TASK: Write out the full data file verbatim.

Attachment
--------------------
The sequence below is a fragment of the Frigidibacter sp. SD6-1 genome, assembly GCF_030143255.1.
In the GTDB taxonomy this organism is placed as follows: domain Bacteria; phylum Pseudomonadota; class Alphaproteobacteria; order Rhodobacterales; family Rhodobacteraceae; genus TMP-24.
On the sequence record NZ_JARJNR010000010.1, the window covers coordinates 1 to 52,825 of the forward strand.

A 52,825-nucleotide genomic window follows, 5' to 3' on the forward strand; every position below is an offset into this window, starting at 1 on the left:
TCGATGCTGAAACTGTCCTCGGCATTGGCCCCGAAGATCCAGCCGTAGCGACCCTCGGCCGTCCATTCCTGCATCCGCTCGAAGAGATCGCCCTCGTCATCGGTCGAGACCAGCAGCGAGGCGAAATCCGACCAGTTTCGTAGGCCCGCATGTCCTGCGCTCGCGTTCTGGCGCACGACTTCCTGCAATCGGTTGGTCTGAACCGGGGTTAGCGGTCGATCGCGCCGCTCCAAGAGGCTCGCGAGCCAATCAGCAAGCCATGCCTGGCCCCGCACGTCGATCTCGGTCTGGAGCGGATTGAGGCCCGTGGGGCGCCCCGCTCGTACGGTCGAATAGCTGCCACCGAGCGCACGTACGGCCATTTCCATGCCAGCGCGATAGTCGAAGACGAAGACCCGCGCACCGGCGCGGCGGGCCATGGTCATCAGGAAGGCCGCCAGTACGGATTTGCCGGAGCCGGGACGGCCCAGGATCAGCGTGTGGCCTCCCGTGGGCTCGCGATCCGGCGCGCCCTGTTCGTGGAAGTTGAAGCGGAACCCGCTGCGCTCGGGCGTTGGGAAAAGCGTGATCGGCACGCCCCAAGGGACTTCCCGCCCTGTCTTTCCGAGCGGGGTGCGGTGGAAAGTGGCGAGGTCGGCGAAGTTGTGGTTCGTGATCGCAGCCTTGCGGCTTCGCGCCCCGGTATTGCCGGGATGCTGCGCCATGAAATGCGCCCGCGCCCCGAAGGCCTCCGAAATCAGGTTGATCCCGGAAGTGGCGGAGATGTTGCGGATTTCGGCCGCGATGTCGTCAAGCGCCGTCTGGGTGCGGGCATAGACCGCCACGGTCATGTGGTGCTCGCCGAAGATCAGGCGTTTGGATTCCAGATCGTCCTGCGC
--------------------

The sequence below is a fragment of the Frigidibacter sp. SD6-1 genome, assembly GCF_030143255.1.
In the GTDB taxonomy this organism is placed as follows: domain Bacteria; phylum Pseudomonadota; class Alphaproteobacteria; order Rhodobacterales; family Rhodobacteraceae; genus TMP-24.
On the sequence record NZ_JARJNR010000010.1, the window covers coordinates 1 to 52,825 of the forward strand.

A 52,825-nucleotide genomic window follows, 5' to 3' on the forward strand; every position below is an offset into this window, starting at 1 on the left:
TCGATGCTGAAACTGTCCTCGGCATTGGCCCCGAAGATCCAGCCGTAGCGACCCTCGGCCGTCCATTCCTGCATCCGCTCGAAGAGATCGCCCTCGTCATCGGTCGAGACCAGCAGCGAGGCGAAATCCGACCAGTTTCGTAGGCCCGCATGTCCTGCGCTCGCGTTCTGGCGCACGACTTCCTGCAATCGGTTGGTCTGAACCGGGGTTAGCGGTCGATCGCGCCGCTCCAAGAGGCTCGCGAGCCAATCAGCAAGCCATGCCTGGCCCCGCACGTCGATCTCGGTCTGGAGCGGATTGAGGCCCGTGGGGCGCCCCGCTCGTACGGTCGAATAGCTGCCACCGAGCGCACGTACGGCCATTTCCATGCCAGCGCGATAGTCGAAGACGAAGACCCGCGCACCGGCGCGGCGGGCCATGGTCATCAGGAAGGCCGCCAGTACGGATTTGCCGGAGCCGGGACGGCCCAGGATCAGCGTGTGGCCTCCCGTGGGCTCGCGATCCGGCGCGCCCTGTTCGTGGAAGTTGAAGCGGAACCCGCTGCGCTCGGGCGTTGGGAAAAGCGTGATCGGCACGCCCCAAGGGACTTCCCGCCCTGTCTTTCCGAGCGGGGTGCGGTGGAAAGTGGCGAGGTCGGCGAAGTTGTGGTTCGTGATCGCAGCCTTGCGGCTTCGCGCCCCGGTATTGCCGGGATGCTGCGCCATGAAATGCGCCCGCGCCCCGAAGGCCTCCGAAATCAGGTTGATCCCGGAAGTGGCGGAGATGTTGCGGATTTCGGCCGCGATGTCGTCAAGCGCCGTCTGGGTGCGGGCATAGACCGCCACGGTCATGTGGTGCTCGCCGAAGATCAGGCGTTTGGATTCCAGATCGTCCTGCGC